Without gas or electricity, and certainly no power cord or start button, Austin-based Summer Moon wood-fired coffee is roasted by flame in a 19th-century hearth down in Dripping Springs. Now, a taste of the oak-wood-blazed beans will be available in Keller when the shop’s newest location opens this month. Located in Keller Town Center, Summer Moon Coffee will offer espresso, cappuccino and cortados, along with an array of beverages made with Moon Milk — a blend of seven secret ingredients that combine for a sweet cream. The concoction makes for new lingo in ordering coffee, like “Half Moon,” “Summermoon” and “Whispermoon” — the latter of which comes with just a hint of Moon Milk. Expect cold-brew coffee, whole coffee beans and cute Keller-themed merchandise to also be sold. 1004 Keller Parkway Suite 104, Keller, 817-431-2007, www.woodfiredcoffee.com.
85 degrees of delicious
Sea-salt coffee is the new black, at least at 85°C Bakery Cafe, opening this month in the Left Bank shopping center off West Seventh Street. The Taiwan-based coffee shop and bakery — dubbed the “Starbucks of Taiwan” — features a lengthy menu of European-inspired baked goods along with espressos, teas, slushes, smoothies and sea-salt beverages made with sweet creamy foam kissed with a touch of sea salt. Sweet treats include Danish, brioche, coconut pastries and breads like chocolate cream cheese and Asian-inspired taro bread and red bean bread. The name 85°C refers to founder Wu Cheng-Hsueh’s belief that 85 degrees Celsius, or 185 degrees Fahrenheit, is the best temperature for brewing coffee. Based on the long lines and deafening buzz that kicked off the chain’s debut on American soil in Irvine, California, nearly 10 years ago, we’ll take Cheng-Hsueh’s word for it. 628 Harrold St., Fort Worth, 817-882-8585, www.85cbakerycafe.com.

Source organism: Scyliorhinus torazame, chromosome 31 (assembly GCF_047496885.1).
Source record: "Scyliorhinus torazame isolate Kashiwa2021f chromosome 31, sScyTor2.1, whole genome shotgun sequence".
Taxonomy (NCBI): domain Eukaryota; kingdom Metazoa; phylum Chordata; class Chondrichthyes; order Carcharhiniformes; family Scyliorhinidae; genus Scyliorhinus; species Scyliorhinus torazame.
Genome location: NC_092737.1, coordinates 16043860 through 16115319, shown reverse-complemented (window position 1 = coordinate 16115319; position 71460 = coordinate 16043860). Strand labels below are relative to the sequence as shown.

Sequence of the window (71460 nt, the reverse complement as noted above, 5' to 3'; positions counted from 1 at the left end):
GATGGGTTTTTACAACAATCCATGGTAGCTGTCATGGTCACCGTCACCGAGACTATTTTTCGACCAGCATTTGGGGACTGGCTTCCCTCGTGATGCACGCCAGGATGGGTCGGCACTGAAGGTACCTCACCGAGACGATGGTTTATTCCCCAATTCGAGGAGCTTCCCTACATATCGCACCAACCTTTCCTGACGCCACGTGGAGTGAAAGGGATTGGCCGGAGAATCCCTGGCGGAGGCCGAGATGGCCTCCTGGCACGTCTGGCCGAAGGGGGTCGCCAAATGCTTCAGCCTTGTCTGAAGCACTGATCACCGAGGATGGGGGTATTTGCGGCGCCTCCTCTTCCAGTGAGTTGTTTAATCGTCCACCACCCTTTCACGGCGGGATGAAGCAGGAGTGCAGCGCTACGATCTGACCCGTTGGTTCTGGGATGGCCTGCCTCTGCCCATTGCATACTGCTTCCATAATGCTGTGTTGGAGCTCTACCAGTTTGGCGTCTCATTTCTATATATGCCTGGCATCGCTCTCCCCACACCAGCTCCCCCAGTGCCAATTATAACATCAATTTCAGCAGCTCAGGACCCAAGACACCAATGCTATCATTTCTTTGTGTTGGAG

When it opens this month in the Left Bank development off West Seventh Street , MidiCi The Neapolitan Pizza Company will elevate the fast-casual pizza chain. For starters, ingredient requirements are strict for authentic Neapolitan pizza,: finely ground “00” flour, Italian tomatoes, cold-pressed extra virgin olive oil, fresh mozzarella and aged Parmigiano-Reggiano are among the essentials, along with an oven that can reach upward of 1,000 degrees to fire the pies in about 60 to 90 seconds. Then there are the specialty pizzas like shrimp scampi, truffle and prosciutto, and chicken pesto. 629 Stayton St., Fort Worth, 817-349-0031, www.mymidici.com.
Beau knows Champagne
Here’s a reason to head east: Beau Nash, a swanky new Champagne and cocktail lounge, is now open in the Hotel Crescent Court in Dallas. More than 30 Champagnes and international sparkling wines (ranging from $12 to $45 per glass) are available at this waldrop + nichols-designed bar, which features a marble bar top imported from Spain, brass light fixtures and a sophisticated palette of slate and silver textiles. In addition to the bubbly, craft beers and wine, menu items include Texas-inspired dishes like braised short rib tagilatelle, local cheese and charcuterie boards, and truffled caviar eggs. Save room for Champagne sorbet. Beau would approve. 400 Crescent Court, Dallas, 214-871-3200, www.crescentcourt.com.
Celestina Blok is a Fort Worth-based food news writer, fitness instructor, and author of “Lost Restaurants of Fort Worth.” Follow her on Twitter at @CelestinaFW